2. Early Spanish and British explorers took the pecan from the New World back to the Old World and in places as far away as Asia in the 1600s, but pecans never really caught on outside of America.
  3. Pecan trees are a type of Hickory tree, and the wood is much valued in furniture, for flooring and in smoking meats, especially hams.
Now, onto the pie. I have been perfecting this recipe ever since I started baking at the tender age of 12. It has taken me years, and after a deviation from my Mom's recipe, and then into a bad phase of using corn syrup (gasp!), I finally found this recipe. It comes from one of my favorite food writers of all time: John Thorne. If you haven't read his books, you should. They will make you a better cook and a more informed eater. I promise. Plus, Thorne's recipes are flawless.

So what's so special about Lizzy's Damn Pecan Pie? It's honest. It's simple. It contains no foods with weird ingredients like Crisco, "Vanilla Flavoring" or HFCS. It is rich without being overwhelming or cloyingly sweet. It is velvety, and nutty and buttery and crumbly all at once. It honors Southern cooking at its core. It's damn American, that's what. Happy Thanksgiving!

The secrets? An all butter crust using the best butter your can find, high quality pecans, fresh eggs, real vanilla extract and a splash of bourbon. That would be SOUTHERN whiskey from Kentucky. Although any old dark moonshine will do. It just adds a little something extra. I think people from Louisiana might say, lagniappe. Hell yeah.

Oh, but the biggest tip? Use cane syrup in lieu of corn syrup. Yep. Cane Syrup. Made from sugar cane. It used to be a standard ingredient in the U.S., and is still easy to find in the South where it is cheap, as well as England. It gives the pie just what it needs without that nasty corn syrup film on the tongue and chemical taste. I like this brand which you can find at New Seasons in Portland or in any store that has it's own "British Foods" isle. Sure, it's expensive, but I don't care. I will not compromise on my pecan pie.

Make sure to bake gently and bake with love. Don't over bake. When a knife inserted in the center just comes out clean, you know it's done.

Miss Lizzy's Pecan Pie with Cane Syrup

makes 2, 9" pies

1 1/4 cups cane syrup such as Steen's 100% cane syrup of Lyle's syrup

1 cup light brown sugar

4 eggs

4 tablespoons butter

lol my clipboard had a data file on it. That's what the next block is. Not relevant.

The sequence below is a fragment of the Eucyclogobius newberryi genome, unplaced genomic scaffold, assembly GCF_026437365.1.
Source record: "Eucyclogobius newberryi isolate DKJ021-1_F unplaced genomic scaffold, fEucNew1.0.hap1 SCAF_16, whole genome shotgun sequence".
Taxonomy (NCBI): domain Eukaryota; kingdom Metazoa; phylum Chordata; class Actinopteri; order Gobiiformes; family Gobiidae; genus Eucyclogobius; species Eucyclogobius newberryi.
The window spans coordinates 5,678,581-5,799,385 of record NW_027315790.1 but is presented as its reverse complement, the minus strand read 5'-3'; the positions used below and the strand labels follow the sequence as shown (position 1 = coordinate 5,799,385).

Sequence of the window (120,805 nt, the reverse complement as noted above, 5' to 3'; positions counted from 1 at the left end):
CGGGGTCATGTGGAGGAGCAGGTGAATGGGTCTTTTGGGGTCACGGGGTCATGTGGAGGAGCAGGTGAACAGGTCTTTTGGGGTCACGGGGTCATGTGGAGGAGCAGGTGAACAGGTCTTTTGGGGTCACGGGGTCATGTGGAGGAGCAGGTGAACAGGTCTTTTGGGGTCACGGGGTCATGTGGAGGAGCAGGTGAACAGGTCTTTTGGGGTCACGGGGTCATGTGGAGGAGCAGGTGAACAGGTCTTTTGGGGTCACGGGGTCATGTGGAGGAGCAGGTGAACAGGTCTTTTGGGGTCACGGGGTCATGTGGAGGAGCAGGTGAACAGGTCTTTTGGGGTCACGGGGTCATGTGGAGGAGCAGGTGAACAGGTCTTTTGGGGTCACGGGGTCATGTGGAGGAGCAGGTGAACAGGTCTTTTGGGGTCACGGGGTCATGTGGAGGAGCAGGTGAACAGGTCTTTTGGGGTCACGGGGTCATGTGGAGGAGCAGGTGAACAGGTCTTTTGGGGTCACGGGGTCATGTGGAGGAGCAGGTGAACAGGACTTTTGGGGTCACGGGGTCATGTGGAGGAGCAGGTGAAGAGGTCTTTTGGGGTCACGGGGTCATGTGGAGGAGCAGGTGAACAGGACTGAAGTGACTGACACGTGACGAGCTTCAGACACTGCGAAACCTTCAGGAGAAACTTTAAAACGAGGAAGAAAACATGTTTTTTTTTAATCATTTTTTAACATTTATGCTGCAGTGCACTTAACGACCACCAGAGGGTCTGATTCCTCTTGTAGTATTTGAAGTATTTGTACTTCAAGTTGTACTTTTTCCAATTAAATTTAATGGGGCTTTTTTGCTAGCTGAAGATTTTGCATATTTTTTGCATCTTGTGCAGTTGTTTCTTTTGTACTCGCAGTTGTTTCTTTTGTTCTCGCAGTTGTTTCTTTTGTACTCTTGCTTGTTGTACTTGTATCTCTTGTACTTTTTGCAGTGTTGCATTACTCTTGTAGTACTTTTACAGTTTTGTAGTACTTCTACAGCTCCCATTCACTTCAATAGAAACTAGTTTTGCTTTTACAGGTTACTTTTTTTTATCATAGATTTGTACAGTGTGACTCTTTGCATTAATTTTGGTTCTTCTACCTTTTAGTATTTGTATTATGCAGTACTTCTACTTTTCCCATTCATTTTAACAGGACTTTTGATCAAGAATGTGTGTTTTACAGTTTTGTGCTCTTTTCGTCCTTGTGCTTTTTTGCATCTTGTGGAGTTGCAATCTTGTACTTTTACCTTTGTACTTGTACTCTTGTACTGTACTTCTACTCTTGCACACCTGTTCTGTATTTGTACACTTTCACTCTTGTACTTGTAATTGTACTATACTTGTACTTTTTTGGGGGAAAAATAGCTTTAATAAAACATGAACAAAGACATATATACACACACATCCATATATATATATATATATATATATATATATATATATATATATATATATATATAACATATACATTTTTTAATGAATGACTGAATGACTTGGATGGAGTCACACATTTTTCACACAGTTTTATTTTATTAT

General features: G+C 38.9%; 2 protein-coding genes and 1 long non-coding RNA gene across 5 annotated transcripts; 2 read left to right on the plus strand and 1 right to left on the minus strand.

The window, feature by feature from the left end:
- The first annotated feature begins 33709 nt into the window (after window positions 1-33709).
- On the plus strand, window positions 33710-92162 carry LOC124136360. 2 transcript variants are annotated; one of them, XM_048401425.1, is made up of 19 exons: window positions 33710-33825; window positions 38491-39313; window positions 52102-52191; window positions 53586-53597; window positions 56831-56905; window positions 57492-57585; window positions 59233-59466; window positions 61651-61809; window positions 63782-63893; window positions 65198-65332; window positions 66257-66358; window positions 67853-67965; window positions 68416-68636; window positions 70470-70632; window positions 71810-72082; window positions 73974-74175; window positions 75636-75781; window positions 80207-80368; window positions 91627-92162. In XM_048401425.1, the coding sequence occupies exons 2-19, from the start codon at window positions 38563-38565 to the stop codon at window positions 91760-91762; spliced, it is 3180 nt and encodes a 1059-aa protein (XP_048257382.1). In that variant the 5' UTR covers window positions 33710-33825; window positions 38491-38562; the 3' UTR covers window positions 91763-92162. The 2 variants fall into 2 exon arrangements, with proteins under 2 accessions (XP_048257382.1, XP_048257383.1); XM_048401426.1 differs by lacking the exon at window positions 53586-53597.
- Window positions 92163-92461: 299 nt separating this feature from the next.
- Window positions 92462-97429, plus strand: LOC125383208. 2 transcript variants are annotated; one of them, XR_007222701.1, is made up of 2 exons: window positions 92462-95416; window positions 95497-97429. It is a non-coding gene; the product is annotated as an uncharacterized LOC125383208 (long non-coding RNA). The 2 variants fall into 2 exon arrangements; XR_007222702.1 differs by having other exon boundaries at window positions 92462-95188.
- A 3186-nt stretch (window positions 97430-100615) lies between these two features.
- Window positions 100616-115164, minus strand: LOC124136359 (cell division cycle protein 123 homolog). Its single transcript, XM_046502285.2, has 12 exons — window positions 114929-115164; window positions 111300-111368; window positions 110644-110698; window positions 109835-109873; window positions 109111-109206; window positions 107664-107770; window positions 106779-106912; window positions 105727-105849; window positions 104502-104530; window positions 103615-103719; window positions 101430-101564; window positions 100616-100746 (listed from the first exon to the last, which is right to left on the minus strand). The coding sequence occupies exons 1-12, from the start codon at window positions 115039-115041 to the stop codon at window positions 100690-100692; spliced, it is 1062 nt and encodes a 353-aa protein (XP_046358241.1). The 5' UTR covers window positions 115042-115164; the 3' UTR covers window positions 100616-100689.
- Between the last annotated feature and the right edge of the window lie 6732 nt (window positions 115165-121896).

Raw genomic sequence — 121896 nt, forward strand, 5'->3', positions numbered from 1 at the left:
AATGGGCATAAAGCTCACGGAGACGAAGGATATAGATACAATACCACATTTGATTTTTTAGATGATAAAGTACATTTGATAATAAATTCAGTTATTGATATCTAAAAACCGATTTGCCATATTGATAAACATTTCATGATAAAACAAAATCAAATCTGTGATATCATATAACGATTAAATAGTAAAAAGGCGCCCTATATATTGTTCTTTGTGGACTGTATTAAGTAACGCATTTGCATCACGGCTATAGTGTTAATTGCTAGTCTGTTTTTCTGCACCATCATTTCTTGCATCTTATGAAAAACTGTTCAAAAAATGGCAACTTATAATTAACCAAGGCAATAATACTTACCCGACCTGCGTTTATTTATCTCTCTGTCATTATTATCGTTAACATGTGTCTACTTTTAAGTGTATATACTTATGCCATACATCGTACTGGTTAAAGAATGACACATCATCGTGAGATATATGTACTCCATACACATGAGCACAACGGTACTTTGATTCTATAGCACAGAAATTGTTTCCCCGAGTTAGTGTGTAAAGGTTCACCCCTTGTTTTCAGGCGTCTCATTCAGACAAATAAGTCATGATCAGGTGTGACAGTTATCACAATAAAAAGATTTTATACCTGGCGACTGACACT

1 teaspoon vanilla extract

1 Tbs. Bourbon

2 cups coarsely broken pecan pieces

2 9" unbaked pie crusts

Preheat oven to 350 F.

Bring syrup and sugar to a boil in a medium saucepan and allow to boil for 2 or 3 minutes. Let syrup cool slightly while preparing the rest of the ingredients. Add butter to syrup and stir. Let cool until warm, but not cool. If the syrup is too warm it will cook the eggs and you don't want that because then you will have a sweetened scrambled egg pie with pecans and that is just gross. Beat eggs well, and slowly pour into lukewarm syrup, stir with a big spoon or rubber spatula to incorporate. Add vanilla, Bourbon and pecan meats.

Pour into the pie shells and bake about 45 minutes or until set. While the pie is baking I like to lick the extra filling left in the bowl. Disgusting? Naw, just delicious.

Each pie makes 16 servings.

Serve with a dollop of unsweetened or lightly sweetened whipped cream if you wish. Why unsweetned whipped cream? I don't know, it's just the way I grew up with it and the way I like it best.

Pie Problem Hotline

My fellow pie enthusiasts:

The High Holy Days of Pie are fast approaching. I know things on the pie-off blog have been a little bit dormant since the Big Day. Your dedicated Pie Commissioners take their roles seriously, but we do have day jobs. However, we are here to help guide you through this important Pie Season. Sort of like the Butterball Turkey advice line, but for pie. We are here to answer your pie related questions.

Please submit your pie questions in the comments section below, and we will respond as soon as we can.

Pie Commissioner Gretchen

Tuesday, November 11, 2008

President Elect Barack Obama Talks Pie (we knew it!)

Hat tip to Reid Beels. Thanks Reid!

Sunday, November 2, 2008

The Portland Pie-Off Presidential Endorsement

The Portland Pie Commission is pleased to announce the endorsement of Senator Barack Obama as president of the United States of America.

What's more American than pie? Pie is egalitarian, diverse and a dessert for the common wealth. Pie is positive, pie is meant for sharing and pie brings people together. Pie is for change.

This past summer we helped put together the first ever Portland Pie-Off. This grass roots event brought together over 149 people and 49 pies for an afternoon of goodwill, community and good eats both sweet and savory. Call it community organizing if you will, but I think we can all agree, in an era of deep commercialism and negative campaigning, the Pie-Off owes its success to certain shared ideals and values and the hard work of all who participated. Community effort made the Pie-Off a success and it is this same community that has the will to band together for positive change in our nation.

For it's these ideas and values of this community commonwealth, be it free shared pie on a summer afternoon—pie for all!—or the guarantees in the Bill of Rights that we, as Americans own together. Barack Obama is a candidate that shares in our ideals that this great nation holds the common commitment to own our problems and differences and can and should work together for collective responsibility. In a sea of phony rightist rhetoric that protects the political and monetary interests of a few, seeks to limit freedoms, and builds its platform on tyranny and hypocrisy, Obama refuses to abandon the core of American civic purpose that has made our nation a great one.

We ask you, fellow Americans and pie lovers to vote for more pie on November 4th, 2008. We ask you to vote for Barack Obama.